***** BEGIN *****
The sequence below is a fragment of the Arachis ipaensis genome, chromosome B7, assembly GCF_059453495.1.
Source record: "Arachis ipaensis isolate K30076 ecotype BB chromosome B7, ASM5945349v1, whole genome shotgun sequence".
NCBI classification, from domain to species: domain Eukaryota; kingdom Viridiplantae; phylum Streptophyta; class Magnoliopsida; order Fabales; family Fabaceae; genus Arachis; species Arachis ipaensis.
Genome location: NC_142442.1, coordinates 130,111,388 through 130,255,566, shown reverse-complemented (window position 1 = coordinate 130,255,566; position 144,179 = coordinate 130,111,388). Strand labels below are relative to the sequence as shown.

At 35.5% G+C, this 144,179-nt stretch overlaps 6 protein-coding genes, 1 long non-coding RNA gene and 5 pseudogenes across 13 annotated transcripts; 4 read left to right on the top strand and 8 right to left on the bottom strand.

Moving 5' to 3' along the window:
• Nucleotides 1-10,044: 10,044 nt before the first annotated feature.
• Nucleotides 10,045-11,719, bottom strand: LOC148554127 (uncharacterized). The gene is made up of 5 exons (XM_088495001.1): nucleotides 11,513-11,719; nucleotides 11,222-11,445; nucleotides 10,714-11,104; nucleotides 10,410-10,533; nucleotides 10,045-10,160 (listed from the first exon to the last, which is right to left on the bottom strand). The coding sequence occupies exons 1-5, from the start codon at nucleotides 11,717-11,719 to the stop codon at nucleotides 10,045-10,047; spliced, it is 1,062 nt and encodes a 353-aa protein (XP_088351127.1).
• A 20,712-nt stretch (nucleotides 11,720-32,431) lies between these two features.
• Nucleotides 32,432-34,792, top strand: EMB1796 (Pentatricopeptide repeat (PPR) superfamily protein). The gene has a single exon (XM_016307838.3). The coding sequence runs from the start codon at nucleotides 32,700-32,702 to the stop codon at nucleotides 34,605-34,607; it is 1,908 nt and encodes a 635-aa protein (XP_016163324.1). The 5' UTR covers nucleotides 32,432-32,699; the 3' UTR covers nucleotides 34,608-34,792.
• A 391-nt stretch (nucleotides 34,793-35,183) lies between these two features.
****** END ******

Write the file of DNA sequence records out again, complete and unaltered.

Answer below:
The sequence below is a fragment of the Arachis ipaensis genome, chromosome B7, assembly GCF_059453495.1.
Source record: "Arachis ipaensis isolate K30076 ecotype BB chromosome B7, ASM5945349v1, whole genome shotgun sequence".
NCBI classification, from domain to species: domain Eukaryota; kingdom Viridiplantae; phylum Streptophyta; class Magnoliopsida; order Fabales; family Fabaceae; genus Arachis; species Arachis ipaensis.
Genome location: NC_142442.1, coordinates 130,111,388 through 130,255,566, shown reverse-complemented (window position 1 = coordinate 130,255,566; position 144,179 = coordinate 130,111,388). Strand labels below are relative to the sequence as shown.

At 35.5% G+C, this 144,179-nt stretch overlaps 6 protein-coding genes, 1 long non-coding RNA gene and 5 pseudogenes across 13 annotated transcripts; 4 read left to right on the top strand and 8 right to left on the bottom strand.

Moving 5' to 3' along the window:
• Nucleotides 1-10,044: 10,044 nt before the first annotated feature.
• Nucleotides 10,045-11,719, bottom strand: LOC148554127 (uncharacterized). The gene is made up of 5 exons (XM_088495001.1): nucleotides 11,513-11,719; nucleotides 11,222-11,445; nucleotides 10,714-11,104; nucleotides 10,410-10,533; nucleotides 10,045-10,160 (listed from the first exon to the last, which is right to left on the bottom strand). The coding sequence occupies exons 1-5, from the start codon at nucleotides 11,717-11,719 to the stop codon at nucleotides 10,045-10,047; spliced, it is 1,062 nt and encodes a 353-aa protein (XP_088351127.1).
• A 20,712-nt stretch (nucleotides 11,720-32,431) lies between these two features.
• Nucleotides 32,432-34,792, top strand: EMB1796 (Pentatricopeptide repeat (PPR) superfamily protein). The gene has a single exon (XM_016307838.3). The coding sequence runs from the start codon at nucleotides 32,700-32,702 to the stop codon at nucleotides 34,605-34,607; it is 1,908 nt and encodes a 635-aa protein (XP_016163324.1). The 5' UTR covers nucleotides 32,432-32,699; the 3' UTR covers nucleotides 34,608-34,792.
• A 391-nt stretch (nucleotides 34,793-35,183) lies between these two features.